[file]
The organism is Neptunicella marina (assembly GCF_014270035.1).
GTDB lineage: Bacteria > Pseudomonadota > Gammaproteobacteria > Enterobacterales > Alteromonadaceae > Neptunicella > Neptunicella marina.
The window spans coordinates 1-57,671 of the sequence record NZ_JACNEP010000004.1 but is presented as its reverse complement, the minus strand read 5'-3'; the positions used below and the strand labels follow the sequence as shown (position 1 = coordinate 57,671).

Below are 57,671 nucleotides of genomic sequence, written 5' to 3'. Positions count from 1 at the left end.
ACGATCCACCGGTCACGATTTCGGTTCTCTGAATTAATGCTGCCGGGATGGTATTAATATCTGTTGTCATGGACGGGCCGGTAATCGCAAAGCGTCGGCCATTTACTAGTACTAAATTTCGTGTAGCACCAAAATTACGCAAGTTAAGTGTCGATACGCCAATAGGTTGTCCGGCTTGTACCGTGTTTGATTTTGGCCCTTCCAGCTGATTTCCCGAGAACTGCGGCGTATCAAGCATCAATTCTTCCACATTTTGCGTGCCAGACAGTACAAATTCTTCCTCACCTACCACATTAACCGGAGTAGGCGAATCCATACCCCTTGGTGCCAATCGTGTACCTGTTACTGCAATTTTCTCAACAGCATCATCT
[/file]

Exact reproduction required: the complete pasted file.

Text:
The organism is Neptunicella marina (assembly GCF_014270035.1).
GTDB lineage: Bacteria > Pseudomonadota > Gammaproteobacteria > Enterobacterales > Alteromonadaceae > Neptunicella > Neptunicella marina.
The window spans coordinates 1-57,671 of the sequence record NZ_JACNEP010000004.1 but is presented as its reverse complement, the minus strand read 5'-3'; the positions used below and the strand labels follow the sequence as shown (position 1 = coordinate 57,671).

Below are 57,671 nucleotides of genomic sequence, written 5' to 3'. Positions count from 1 at the left end.
ACGATCCACCGGTCACGATTTCGGTTCTCTGAATTAATGCTGCCGGGATGGTATTAATATCTGTTGTCATGGACGGGCCGGTAATCGCAAAGCGTCGGCCATTTACTAGTACTAAATTTCGTGTAGCACCAAAATTACGCAAGTTAAGTGTCGATACGCCAATAGGTTGTCCGGCTTGTACCGTGTTTGATTTTGGCCCTTCCAGCTGATTTCCCGAGAACTGCGGCGTATCAAGCATCAATTCTTCCACATTTTGCGTGCCAGACAGTACAAATTCTTCCTCACCTACCACATTAACCGGAGTAGGCGAATCCATACCCCTTGGTGCCAATCGTGTACCTGTTACTGCAATTTTCTCAACAGCATCATCT